Re:I beg to differ (1)

Rei (128717) | more than 5 years ago | (#27671839)

The eyes get damaged enough by the frostbite that you can't see for hours. The tongue, damaged enough that you can't taste for days. You lose so much water from your blood that it thickens and becomes acidic -- which, combined with bubbles forming in the blood, cuts off your circulation at about t+100 seconds (death is at about 3-4 minutes).

Water boils out of your body very fast when there's no pressure. Literally, liquid water will go to an instant rolling boil when placed in a vacuum.

Re:I beg to differ (-1)

Captain Centropyge (1245886) | more than 5 years ago | (#27666321)

Similarly, might a vacuum have a taste?

I'm sure you have one in your closet... go lick it and find out. Oh, and report back your findings. We're all very curious what this vacuum might taste like.

Re:I beg to differ (2, Funny)

j-turkey (187775) | more than 5 years ago | (#27669341)

Can vacuum have a smell?...

Yeah, and it sucks.

...badum ching!

Re:I beg to differ (0)

Anonymous Coward | more than 5 years ago | (#27677711)

Well, you can't smell or taste a vacuum with your nose or tongue. I think the idea is that if there were a medium to taste or inhale, the chemicals present (if they were of sufficient density) would create a taste similar to raspberries. Astronauts talk about smelling the "smell of space" when they return to the airlock after a spacewalk.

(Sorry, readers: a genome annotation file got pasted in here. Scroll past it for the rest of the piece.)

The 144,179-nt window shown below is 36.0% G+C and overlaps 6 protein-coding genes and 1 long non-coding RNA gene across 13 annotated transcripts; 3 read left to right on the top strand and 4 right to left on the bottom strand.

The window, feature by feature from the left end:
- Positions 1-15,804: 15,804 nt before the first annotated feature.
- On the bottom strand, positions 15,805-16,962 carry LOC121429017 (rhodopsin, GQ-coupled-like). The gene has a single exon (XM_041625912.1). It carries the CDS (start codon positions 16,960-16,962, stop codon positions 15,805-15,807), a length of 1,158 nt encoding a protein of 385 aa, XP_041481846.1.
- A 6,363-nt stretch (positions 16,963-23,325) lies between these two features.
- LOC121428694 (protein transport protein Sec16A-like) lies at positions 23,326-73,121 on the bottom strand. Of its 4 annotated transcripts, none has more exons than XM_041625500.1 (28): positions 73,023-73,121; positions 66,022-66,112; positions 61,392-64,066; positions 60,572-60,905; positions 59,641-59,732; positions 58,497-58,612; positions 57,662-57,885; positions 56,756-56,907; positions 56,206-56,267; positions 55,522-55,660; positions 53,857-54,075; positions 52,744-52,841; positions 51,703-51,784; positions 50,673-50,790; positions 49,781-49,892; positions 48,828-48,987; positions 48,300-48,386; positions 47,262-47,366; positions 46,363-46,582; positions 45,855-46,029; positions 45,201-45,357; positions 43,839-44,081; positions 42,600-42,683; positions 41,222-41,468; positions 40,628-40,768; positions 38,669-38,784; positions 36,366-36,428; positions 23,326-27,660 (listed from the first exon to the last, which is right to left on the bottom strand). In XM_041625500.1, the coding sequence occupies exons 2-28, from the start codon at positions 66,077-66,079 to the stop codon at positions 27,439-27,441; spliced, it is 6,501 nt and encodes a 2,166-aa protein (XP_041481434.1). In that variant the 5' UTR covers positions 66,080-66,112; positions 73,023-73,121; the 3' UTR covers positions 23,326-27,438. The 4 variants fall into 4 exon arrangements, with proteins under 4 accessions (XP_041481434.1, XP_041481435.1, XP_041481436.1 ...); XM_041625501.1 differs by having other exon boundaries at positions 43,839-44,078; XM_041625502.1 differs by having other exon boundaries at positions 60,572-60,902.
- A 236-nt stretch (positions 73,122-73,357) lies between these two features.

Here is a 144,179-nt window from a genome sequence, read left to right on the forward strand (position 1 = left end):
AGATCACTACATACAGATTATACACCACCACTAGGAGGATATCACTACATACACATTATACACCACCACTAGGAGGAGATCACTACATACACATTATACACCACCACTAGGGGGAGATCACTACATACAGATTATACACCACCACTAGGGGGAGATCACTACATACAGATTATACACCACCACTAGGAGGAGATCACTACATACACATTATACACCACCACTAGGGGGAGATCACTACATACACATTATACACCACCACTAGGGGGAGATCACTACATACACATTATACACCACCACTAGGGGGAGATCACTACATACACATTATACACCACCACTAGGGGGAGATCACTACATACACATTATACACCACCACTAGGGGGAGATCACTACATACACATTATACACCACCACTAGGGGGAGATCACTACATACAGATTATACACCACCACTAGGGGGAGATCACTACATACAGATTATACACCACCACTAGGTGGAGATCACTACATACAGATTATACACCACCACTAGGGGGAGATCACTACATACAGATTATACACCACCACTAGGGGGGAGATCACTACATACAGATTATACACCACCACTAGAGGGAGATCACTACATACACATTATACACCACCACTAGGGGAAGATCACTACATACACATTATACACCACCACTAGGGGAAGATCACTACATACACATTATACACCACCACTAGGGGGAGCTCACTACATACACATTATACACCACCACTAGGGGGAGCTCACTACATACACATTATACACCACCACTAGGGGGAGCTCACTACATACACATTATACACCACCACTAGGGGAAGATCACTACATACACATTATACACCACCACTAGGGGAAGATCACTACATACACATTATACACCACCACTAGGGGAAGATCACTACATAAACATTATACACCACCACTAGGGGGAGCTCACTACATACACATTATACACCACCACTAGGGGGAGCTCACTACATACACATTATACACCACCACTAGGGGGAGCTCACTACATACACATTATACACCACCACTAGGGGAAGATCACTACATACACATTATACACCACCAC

Re:I beg to differ (1)

Chabo (880571) | more than 5 years ago | (#27664709)

The senses are completely bombarded with input which our brain ignores, for example the feel of your tongue on your teeth right now, or the weight of your shirt.

This is off-topic, but from what I remember, isn't autism essentially caused by the inability to tune out these sensory signals (or at least this is one symptom)?

Re:I beg to differ (2, Funny)

nine-times (778537) | more than 5 years ago | (#27665459)

I remember seeing a TV show [wikia.com] that described the smell of space. Highly interesting stuff.

Re:I beg to differ (0)

Anonymous Coward | more than 5 years ago | (#27665709)

It just might not be raspberry-flavored in our neck of the Milky Way.

Of course not. The Milky Way tastes like chocolate, nougat and caramel.

Re:I beg to differ (2, Funny)

nitehawk214 (222219) | more than 5 years ago | (#27666135)

The senses are completely bombarded with input which our brain ignores, for example the feel of your tongue on your teeth right now, or the weight of your shirt.

Thanks for making me notice these, asshole.

Re:I beg to differ (1, Funny)

Anonymous Coward | more than 5 years ago | (#27667677)

Hello, and THINK ABOUT YOUR BREATHING

Yes that's right, THINK ABOUT YOUR BREATHING. Why you might ask? Well it's simple!

Your brain usually takes care of breathing FOR you, but whenever you
remember this, YOU MUST MANUALLY BREATH! If you don't you will DIE.

There are also MANY variations of this. For example, think about:

BLINKING!

SWALLOWING SALIVA!

HOW YOUR FEET FEEL IN YOUR SOCKS!

In conclusion, the THINK ABOUT YOUR BREATHING troll is simply unbeatable.
These 4 words can be thrown randomly into article text trolls, into sigs,